45. 45. Conclusions from the FCMA • Urban bird diversity increased significantly with residential irrigation intensity. • Residential irrigation intensity decreased significantly with increasing poverty levels. • Neighborhood poverty level (i.e., economic status) has strong effects on irrigation intensity even without water metering. • Poverty also has strong indirect effects on bird diversity through intermediate variables including irrigation intensity, grass height, % building cover, and shrub height.
    46. 46. Conclusions from the FCMA
    47. 47. Conclusions from the FCMA • Socioeconomic status and related irrigation / landscape management practices by residents appear to be strong drivers of habitat structure for birds, and overall bird diversity in the FCMA.
    48. 48. Conclusions from the FCMA • Socioeconomic status and related irrigation / landscape management practices by residents appear to be strong drivers of habitat structure for birds, and overall bird diversity in the FCMA. • In an arid region like the San Joaquin Valley irrigation dramatically alters the landscape and may provide resources (food and cover) otherwise unavailable to bird species.
    49. 49. Differences in landscape structure Phoenix: Stream channels larger, more perennial More irrigation, pseudo-riparian vegetation, golf courses mesic yards Tucson: Mostly seasonal washes xeric yards Indian Bend Wash, Scottsdale Rillito Wash, Tucson
    50. 50. Abert’s Towhee Endemic to lower Sonoran desert Prefers riparian habitat, especially Pipilo aberti for breeding
    51. 51. Abert’s Towhee in two cities Phoenix Tucson 2.0 2.0 Ln (Towhee Abundance) SPRING Ln (Towhee Abundance) SPRING Spearman’s ρ = -0.336 Spearman’s ρ = -0.183 P = 0.016 P < 0.0001 1.5 Autumn 1.5 Winter Spring 1.0 1.0 0.5 0.5 0.0 0.0 0 3000 6000 9000 12000 15000 0 3000 6000 9000 12000 15000 Distance to Nearest River (m) Distance to Nearest Major Wash (m) M. Katti, W. Turner, E. Shochat (2001)
    52. 52. Ongoing and proposed research in the FCMA
    53. 53. Ongoing and proposed research in the FCMA • Results provide baseline (Before) data as part of a Before-After-Control-Impact experiment (a “found” experiment)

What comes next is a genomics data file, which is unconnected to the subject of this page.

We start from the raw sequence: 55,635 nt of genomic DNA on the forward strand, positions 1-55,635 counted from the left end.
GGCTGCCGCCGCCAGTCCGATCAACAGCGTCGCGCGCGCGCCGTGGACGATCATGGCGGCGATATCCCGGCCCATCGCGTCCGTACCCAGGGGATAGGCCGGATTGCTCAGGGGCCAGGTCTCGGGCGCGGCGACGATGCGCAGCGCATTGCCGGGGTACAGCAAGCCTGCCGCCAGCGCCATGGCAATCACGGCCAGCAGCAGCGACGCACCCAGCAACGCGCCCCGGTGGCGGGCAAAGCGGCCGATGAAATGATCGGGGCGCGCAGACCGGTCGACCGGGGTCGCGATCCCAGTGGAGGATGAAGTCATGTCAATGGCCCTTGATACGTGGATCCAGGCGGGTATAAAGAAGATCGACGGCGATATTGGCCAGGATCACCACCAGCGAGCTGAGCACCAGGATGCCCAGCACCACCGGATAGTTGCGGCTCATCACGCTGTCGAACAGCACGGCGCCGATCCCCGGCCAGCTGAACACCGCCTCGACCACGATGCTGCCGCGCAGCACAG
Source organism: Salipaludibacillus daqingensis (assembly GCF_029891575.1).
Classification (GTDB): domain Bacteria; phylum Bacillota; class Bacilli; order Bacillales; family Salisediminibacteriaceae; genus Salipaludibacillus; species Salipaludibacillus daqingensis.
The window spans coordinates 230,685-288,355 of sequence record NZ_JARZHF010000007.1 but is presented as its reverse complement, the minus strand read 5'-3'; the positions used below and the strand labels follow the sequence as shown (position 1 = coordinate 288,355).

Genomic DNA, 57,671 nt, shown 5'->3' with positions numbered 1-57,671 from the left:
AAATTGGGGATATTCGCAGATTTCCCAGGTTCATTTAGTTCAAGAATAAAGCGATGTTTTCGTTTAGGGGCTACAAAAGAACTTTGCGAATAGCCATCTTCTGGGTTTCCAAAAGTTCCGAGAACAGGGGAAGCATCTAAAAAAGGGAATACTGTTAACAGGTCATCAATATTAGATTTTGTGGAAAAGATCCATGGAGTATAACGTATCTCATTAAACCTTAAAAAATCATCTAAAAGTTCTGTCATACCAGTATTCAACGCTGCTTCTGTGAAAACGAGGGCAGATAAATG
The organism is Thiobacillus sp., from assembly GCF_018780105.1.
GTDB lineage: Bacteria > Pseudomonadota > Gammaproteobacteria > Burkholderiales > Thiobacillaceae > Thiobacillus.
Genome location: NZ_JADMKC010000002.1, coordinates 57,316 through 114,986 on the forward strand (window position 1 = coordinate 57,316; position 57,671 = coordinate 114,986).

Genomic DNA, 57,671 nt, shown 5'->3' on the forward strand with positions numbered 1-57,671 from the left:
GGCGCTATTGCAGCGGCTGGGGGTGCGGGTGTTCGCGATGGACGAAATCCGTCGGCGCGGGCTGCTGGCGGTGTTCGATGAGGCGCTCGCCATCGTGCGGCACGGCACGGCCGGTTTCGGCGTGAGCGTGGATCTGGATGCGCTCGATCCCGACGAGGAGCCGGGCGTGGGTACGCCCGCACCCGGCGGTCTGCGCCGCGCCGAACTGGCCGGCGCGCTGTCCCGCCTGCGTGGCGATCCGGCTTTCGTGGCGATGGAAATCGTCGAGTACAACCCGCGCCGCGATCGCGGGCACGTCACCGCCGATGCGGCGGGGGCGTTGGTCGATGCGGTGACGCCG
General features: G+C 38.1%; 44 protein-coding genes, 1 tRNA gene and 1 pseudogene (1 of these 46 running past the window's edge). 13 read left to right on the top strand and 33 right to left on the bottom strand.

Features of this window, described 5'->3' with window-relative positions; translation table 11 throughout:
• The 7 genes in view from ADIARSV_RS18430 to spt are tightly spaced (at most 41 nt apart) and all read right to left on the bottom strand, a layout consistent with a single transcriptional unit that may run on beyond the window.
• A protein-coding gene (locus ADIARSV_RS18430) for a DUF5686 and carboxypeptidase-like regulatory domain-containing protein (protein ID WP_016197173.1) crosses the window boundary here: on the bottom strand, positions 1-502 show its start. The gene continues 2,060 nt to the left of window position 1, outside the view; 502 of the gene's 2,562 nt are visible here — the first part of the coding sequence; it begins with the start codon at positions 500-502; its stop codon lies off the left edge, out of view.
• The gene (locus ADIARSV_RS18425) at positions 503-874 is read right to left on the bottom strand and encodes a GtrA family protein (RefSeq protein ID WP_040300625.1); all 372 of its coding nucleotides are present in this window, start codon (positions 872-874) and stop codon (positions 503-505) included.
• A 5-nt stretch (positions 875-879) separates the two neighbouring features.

54. 54. Ongoing and proposed research in the FCMA • Results provide baseline (Before) data as part of a Before-After-Control-Impact experiment (a “found” experiment) • Mapping of tree cover and species diversity
    55. 55. Ongoing and proposed research in the FCMA • Results provide baseline (Before) data as part of a Before-After-Control-Impact experiment (a “found” experiment) • Mapping of tree cover and species diversity • Detailed socioeconomic and cultural surveys of individual homeowners (to begin in 2010)
    56. 56. Ongoing and proposed research in the FCMA • Results provide baseline (Before) data as part of a Before-After-Control-Impact experiment (a “found” experiment) • Mapping of tree cover and species diversity • Detailed socioeconomic and cultural surveys of individual homeowners (to begin in 2010) • Survey of institutional agents
    57. 57. Ongoing and proposed research in the FCMA • Results provide baseline (Before) data as part of a Before-After-Control-Impact experiment (a “found” experiment) • Mapping of tree cover and species diversity • Detailed socioeconomic and cultural surveys of individual homeowners (to begin in 2010) • Survey of institutional agents • Analysis of water policies
    58. 58. Ongoing and proposed research in the FCMA • Results provide baseline (Before) data as part of a Before-After-Control-Impact experiment (a “found” experiment) • Mapping of tree cover and species diversity • Detailed socioeconomic and cultural surveys of individual homeowners (to begin in 2010) • Survey of institutional agents • Analysis of water policies • Detailed Land-Use/Land-Cover (LULC) modeling
    59. 59. Ongoing and proposed research in the FCMA • Results provide baseline (Before) data as part of a Before-After-Control-Impact experiment (a “found” experiment) • Mapping of tree cover and species diversity • Detailed socioeconomic and cultural surveys of individual homeowners (to begin in 2010) • Survey of institutional agents • Analysis of water policies • Detailed Land-Use/Land-Cover (LULC) modeling • Develop and test a more comprehensive model of the urban socioecological system (SES)
    60. 60. A conceptual model of an urban SES focusing on water
    61. 61. Thanks are due to: • Inspiration: • Will Turner - Tucson Bird Count; CAP-LTER, BES • Mary Cadenasso, Derya Ozgoc- Caglar, Andrew Jones, Lara Triona, Henry Delcore, John Bushoven, Sarah Wallace • Perspiration: • All the volunteers of the FBC! • Web Database (work in progress): • NiJeL.org (Lela Prashad, Nancy Jones, JD Godchaux) • Funding: • Provost, CSU-Fresno • College of Science & Mathematics, CSU-Fresno